Extreme makeover: Five tips for organic search rankings after a site redesign

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Your company anticipated the launch of a new and improved corporate Web site like expectant parents. A team√°worked on the project for almost a year to ensure a successful delivery. Finally, the new Web site was born, and shortly thereafter the company's outside SEO vendor noticed a drastic dip in search-engine traffic.

Unfortunately, even small, overlooked details can derail your organic search-engine results. If your company is planning a Web site redesign, don't forget a strategy to preserve your organic search-engine positions.

Here are five frequent mistakes companies make when redesigning their Web sites and solutions to keep your page rank and your organic results healthy.

Lack of communication: Often this is first mistake that creates a domino effect of errors. Web site redesign should include your IT team or developer, marketing department and search team. Leaving one in the dark could lead to a preventable train wreck later. Engage these teams early, communicate your goals and apply their best practices to your strategy.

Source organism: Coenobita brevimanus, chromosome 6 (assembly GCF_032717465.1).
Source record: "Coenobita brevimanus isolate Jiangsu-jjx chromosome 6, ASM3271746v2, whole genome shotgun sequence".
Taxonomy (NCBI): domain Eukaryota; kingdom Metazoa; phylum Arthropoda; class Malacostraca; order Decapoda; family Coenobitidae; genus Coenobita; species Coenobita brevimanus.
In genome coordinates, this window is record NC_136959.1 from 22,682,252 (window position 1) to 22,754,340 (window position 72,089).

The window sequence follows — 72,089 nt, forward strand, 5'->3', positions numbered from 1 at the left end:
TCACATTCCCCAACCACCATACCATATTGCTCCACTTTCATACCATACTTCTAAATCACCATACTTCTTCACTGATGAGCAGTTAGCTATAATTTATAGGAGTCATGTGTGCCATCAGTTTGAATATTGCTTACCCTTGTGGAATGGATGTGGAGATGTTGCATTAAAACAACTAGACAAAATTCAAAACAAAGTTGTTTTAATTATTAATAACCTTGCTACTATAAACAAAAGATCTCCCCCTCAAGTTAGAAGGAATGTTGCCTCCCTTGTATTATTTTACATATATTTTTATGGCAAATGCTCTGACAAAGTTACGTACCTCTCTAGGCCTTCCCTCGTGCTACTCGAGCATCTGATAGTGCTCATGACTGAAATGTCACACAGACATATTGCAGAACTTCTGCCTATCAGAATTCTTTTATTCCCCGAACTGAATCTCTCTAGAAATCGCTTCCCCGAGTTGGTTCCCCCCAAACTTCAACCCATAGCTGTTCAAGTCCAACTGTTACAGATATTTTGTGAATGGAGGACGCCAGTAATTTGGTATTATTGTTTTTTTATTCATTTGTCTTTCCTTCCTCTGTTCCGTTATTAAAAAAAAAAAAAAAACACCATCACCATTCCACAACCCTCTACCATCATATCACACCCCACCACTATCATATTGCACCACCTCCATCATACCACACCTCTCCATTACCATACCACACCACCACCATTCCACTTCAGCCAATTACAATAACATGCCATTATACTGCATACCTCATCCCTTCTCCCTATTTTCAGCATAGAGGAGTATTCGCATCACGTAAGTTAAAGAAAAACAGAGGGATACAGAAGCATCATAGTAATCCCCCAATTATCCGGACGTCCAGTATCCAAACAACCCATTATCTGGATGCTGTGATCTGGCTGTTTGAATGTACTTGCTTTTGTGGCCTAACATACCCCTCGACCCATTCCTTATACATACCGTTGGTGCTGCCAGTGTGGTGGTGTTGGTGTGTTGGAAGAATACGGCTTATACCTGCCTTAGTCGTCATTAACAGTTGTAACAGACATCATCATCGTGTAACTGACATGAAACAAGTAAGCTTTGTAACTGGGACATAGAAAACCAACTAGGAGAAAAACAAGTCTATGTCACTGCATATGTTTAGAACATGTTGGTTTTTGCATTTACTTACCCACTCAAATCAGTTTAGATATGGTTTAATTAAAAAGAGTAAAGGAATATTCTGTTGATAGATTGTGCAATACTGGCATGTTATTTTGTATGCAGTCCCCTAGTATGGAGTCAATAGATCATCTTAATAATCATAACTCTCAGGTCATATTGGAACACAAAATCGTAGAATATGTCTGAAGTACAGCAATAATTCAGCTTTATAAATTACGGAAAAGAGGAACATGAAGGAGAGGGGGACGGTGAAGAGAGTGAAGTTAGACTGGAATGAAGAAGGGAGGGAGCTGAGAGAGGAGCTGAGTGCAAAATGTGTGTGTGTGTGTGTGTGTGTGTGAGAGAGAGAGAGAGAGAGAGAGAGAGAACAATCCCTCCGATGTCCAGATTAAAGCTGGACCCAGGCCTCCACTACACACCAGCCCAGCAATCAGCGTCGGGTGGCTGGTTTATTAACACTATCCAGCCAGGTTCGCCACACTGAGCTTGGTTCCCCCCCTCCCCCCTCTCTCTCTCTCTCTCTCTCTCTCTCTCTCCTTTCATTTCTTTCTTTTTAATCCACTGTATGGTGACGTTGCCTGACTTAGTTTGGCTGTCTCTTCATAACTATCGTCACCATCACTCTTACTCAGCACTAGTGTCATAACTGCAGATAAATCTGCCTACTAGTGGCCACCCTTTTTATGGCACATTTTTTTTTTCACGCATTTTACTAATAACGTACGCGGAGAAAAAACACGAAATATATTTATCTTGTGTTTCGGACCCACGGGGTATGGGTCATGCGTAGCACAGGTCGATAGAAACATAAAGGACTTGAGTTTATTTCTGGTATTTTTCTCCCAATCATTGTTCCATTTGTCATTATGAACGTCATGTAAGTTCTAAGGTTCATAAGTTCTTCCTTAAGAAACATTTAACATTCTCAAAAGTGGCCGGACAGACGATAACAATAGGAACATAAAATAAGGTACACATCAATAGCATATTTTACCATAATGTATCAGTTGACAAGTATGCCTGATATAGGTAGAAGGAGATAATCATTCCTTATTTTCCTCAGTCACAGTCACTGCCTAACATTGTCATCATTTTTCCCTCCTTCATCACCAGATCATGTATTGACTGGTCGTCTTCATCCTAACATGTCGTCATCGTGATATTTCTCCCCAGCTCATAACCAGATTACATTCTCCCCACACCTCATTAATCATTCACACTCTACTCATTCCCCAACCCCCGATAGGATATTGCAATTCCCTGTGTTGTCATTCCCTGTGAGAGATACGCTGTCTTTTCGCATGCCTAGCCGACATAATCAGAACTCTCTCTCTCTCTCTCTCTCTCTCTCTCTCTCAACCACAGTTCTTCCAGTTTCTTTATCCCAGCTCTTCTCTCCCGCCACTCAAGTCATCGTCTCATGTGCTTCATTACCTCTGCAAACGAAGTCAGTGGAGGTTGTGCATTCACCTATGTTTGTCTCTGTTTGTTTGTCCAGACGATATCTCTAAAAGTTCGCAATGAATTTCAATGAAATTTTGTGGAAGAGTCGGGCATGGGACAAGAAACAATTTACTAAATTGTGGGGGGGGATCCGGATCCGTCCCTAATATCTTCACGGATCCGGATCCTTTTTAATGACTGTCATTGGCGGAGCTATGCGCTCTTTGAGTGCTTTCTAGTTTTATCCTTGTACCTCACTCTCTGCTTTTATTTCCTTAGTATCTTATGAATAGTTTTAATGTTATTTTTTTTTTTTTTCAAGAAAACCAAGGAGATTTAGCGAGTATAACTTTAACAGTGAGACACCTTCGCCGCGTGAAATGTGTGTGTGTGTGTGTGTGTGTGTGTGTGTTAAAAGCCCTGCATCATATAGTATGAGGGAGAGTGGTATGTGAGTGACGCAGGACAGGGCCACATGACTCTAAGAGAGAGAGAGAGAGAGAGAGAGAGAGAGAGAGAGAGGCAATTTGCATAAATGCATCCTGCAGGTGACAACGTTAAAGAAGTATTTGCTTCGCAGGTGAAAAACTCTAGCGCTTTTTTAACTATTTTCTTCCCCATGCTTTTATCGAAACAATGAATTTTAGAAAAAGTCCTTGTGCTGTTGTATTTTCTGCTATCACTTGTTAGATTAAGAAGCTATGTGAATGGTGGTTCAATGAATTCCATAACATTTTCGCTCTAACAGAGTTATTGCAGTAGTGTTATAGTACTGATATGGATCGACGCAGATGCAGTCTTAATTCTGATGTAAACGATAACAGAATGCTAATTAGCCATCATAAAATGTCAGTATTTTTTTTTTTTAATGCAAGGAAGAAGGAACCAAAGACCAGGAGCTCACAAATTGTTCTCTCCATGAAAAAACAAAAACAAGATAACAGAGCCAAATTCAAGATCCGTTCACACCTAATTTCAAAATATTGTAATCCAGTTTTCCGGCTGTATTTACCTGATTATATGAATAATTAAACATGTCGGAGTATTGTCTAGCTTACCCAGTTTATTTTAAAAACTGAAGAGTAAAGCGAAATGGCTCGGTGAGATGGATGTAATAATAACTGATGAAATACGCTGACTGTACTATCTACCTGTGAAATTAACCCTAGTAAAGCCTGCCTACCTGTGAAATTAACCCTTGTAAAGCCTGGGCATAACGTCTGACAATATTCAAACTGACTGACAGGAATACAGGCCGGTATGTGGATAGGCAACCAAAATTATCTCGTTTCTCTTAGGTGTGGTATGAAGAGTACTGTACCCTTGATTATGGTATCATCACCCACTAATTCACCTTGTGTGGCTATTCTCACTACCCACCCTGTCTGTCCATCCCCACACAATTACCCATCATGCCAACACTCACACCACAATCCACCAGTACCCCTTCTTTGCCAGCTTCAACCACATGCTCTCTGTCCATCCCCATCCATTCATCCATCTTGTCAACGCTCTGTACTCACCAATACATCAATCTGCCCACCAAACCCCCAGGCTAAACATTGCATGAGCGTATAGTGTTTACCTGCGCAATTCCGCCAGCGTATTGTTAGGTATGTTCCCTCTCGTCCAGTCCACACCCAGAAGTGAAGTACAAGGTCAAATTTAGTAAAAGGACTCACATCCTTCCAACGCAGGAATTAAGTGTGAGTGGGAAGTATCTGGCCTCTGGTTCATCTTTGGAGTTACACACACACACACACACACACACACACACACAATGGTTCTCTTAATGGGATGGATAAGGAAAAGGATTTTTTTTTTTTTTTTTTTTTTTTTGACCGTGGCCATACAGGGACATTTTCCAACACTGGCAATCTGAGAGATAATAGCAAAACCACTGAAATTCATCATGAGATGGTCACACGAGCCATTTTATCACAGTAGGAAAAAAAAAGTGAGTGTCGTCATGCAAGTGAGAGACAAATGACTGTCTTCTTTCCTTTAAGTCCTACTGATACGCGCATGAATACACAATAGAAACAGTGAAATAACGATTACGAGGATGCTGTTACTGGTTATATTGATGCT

A new domain: Search algorithms favor older domains. Avoid changing your URL at all costs. Your new domain will have no history and will not have link popularity, which is essential to your organic strategy. If you must change domains, this step will save you: Set up a 301 redirect to tell the search engines that your content has permanently moved.

Lost optimization: Search marketers swap horror stories about how optimization that they worked on for years was wiped out overnight. Make it a requirement of your design team to transfer over file names, titles, metatags, headlines and body copy when possible.

Lost content: Some of your search-engine success may be based on optimized pages rich with valuable copy and relevant keywords. With a redesign, however, some content is eliminated from one version to the next. Evaluate your search-engine positions by page, and make sure that the content of your top-ranking pages is carried over to the new site, preserving the page's title, metatags and body content if at all possible.

Orphaned pages: In a redesign, inside pages usually move or disappear and file names can change, causing search traffic to land on dead pages with 404 errors. And just like sending notices to relatives when you move, you need to send a similar notice to the search engines through redirects. Carefully map out the content and structure of your new and old Web sites. Give your IT department a spreadsheet showing where the two match up, and ask them to plan 301 redirects from the old pages to the new. Make sure there's a custom 404 error page to catch traffic from pages that no longer exist. Even with good planning, you can expect the changes to get sorted out in the search engines in 30 to 90 days.

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